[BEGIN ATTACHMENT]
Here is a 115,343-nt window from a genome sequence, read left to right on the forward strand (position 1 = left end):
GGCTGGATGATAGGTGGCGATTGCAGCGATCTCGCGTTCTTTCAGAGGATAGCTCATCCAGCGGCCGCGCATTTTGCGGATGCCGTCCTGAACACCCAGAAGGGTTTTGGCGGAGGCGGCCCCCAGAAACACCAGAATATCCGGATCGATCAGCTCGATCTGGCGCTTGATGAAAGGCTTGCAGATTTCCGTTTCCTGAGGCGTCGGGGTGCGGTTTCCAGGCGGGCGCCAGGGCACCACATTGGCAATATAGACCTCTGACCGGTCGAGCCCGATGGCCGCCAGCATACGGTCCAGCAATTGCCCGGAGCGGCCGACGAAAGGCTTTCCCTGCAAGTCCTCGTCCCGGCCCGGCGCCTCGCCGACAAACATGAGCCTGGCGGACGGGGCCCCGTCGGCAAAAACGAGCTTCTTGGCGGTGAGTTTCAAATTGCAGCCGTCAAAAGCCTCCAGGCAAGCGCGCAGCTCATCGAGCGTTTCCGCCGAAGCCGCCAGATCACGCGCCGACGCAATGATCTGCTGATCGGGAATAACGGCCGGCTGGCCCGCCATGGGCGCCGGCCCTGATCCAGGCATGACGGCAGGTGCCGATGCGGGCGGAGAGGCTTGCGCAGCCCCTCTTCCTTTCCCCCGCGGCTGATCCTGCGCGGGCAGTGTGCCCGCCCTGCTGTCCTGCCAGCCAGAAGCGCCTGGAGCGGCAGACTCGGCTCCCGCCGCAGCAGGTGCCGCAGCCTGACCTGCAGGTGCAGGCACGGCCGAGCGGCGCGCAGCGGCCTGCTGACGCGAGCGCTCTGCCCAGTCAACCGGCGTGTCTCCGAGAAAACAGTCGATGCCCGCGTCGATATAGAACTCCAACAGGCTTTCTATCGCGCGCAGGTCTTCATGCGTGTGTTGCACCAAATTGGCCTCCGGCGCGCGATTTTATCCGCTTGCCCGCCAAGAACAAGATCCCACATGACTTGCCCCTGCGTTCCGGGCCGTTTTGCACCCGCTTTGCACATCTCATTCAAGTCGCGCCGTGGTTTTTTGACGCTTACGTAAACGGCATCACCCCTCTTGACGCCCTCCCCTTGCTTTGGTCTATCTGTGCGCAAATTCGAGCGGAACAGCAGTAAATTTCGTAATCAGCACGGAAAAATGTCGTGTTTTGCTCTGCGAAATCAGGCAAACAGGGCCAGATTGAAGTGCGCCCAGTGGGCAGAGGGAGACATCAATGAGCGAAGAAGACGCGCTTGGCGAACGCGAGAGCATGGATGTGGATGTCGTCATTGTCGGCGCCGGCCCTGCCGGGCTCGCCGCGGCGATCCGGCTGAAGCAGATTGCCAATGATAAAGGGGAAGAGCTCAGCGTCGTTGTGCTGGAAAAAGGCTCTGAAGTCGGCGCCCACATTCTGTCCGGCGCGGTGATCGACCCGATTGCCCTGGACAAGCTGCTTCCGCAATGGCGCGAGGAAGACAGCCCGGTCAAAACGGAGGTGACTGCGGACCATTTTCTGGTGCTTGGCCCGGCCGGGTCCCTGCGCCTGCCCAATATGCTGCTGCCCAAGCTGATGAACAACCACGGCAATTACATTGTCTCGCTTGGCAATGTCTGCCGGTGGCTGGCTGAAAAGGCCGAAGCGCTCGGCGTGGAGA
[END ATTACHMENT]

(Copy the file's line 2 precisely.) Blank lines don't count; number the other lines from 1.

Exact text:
GGCTGGATGATAGGTGGCGATTGCAGCGATCTCGCGTTCTTTCAGAGGATAGCTCATCCAGCGGCCGCGCATTTTGCGGATGCCGTCCTGAACACCCAGAAGGGTTTTGGCGGAGGCGGCCCCCAGAAACACCAGAATATCCGGATCGATCAGCTCGATCTGGCGCTTGATGAAAGGCTTGCAGATTTCCGTTTCCTGAGGCGTCGGGGTGCGGTTTCCAGGCGGGCGCCAGGGCACCACATTGGCAATATAGACCTCTGACCGGTCGAGCCCGATGGCCGCCAGCATACGGTCCAGCAATTGCCCGGAGCGGCCGACGAAAGGCTTTCCCTGCAAGTCCTCGTCCCGGCCCGGCGCCTCGCCGACAAACATGAGCCTGGCGGACGGGGCCCCGTCGGCAAAAACGAGCTTCTTGGCGGTGAGTTTCAAATTGCAGCCGTCAAAAGCCTCCAGGCAAGCGCGCAGCTCATCGAGCGTTTCCGCCGAAGCCGCCAGATCACGCGCCGACGCAATGATCTGCTGATCGGGAATAACGGCCGGCTGGCCCGCCATGGGCGCCGGCCCTGATCCAGGCATGACGGCAGGTGCCGATGCGGGCGGAGAGGCTTGCGCAGCCCCTCTTCCTTTCCCCCGCGGCTGATCCTGCGCGGGCAGTGTGCCCGCCCTGCTGTCCTGCCAGCCAGAAGCGCCTGGAGCGGCAGACTCGGCTCCCGCCGCAGCAGGTGCCGCAGCCTGACCTGCAGGTGCAGGCACGGCCGAGCGGCGCGCAGCGGCCTGCTGACGCGAGCGCTCTGCCCAGTCAACCGGCGTGTCTCCGAGAAAACAGTCGATGCCCGCGTCGATATAGAACTCCAACAGGCTTTCTATCGCGCGCAGGTCTTCATGCGTGTGTTGCACCAAATTGGCCTCCGGCGCGCGATTTTATCCGCTTGCCCGCCAAGAACAAGATCCCACATGACTTGCCCCTGCGTTCCGGGCCGTTTTGCACCCGCTTTGCACATCTCATTCAAGTCGCGCCGTGGTTTTTTGACGCTTACGTAAACGGCATCACCCCTCTTGACGCCCTCCCCTTGCTTTGGTCTATCTGTGCGCAAATTCGAGCGGAACAGCAGTAAATTTCGTAATCAGCACGGAAAAATGTCGTGTTTTGCTCTGCGAAATCAGGCAAACAGGGCCAGATTGAAGTGCGCCCAGTGGGCAGAGGGAGACATCAATGAGCGAAGAAGACGCGCTTGGCGAACGCGAGAGCATGGATGTGGATGTCGTCATTGTCGGCGCCGGCCCTGCCGGGCTCGCCGCGGCGATCCGGCTGAAGCAGATTGCCAATGATAAAGGGGAAGAGCTCAGCGTCGTTGTGCTGGAAAAAGGCTCTGAAGTCGGCGCCCACATTCTGTCCGGCGCGGTGATCGACCCGATTGCCCTGGACAAGCTGCTTCCGCAATGGCGCGAGGAAGACAGCCCGGTCAAAACGGAGGTGACTGCGGACCATTTTCTGGTGCTTGGCCCGGCCGGGTCCCTGCGCCTGCCCAATATGCTGCTGCCCAAGCTGATGAACAACCACGGCAATTACATTGTCTCGCTTGGCAATGTCTGCCGGTGGCTGGCTGAAAAGGCCGAAGCGCTCGGCGTGGAGA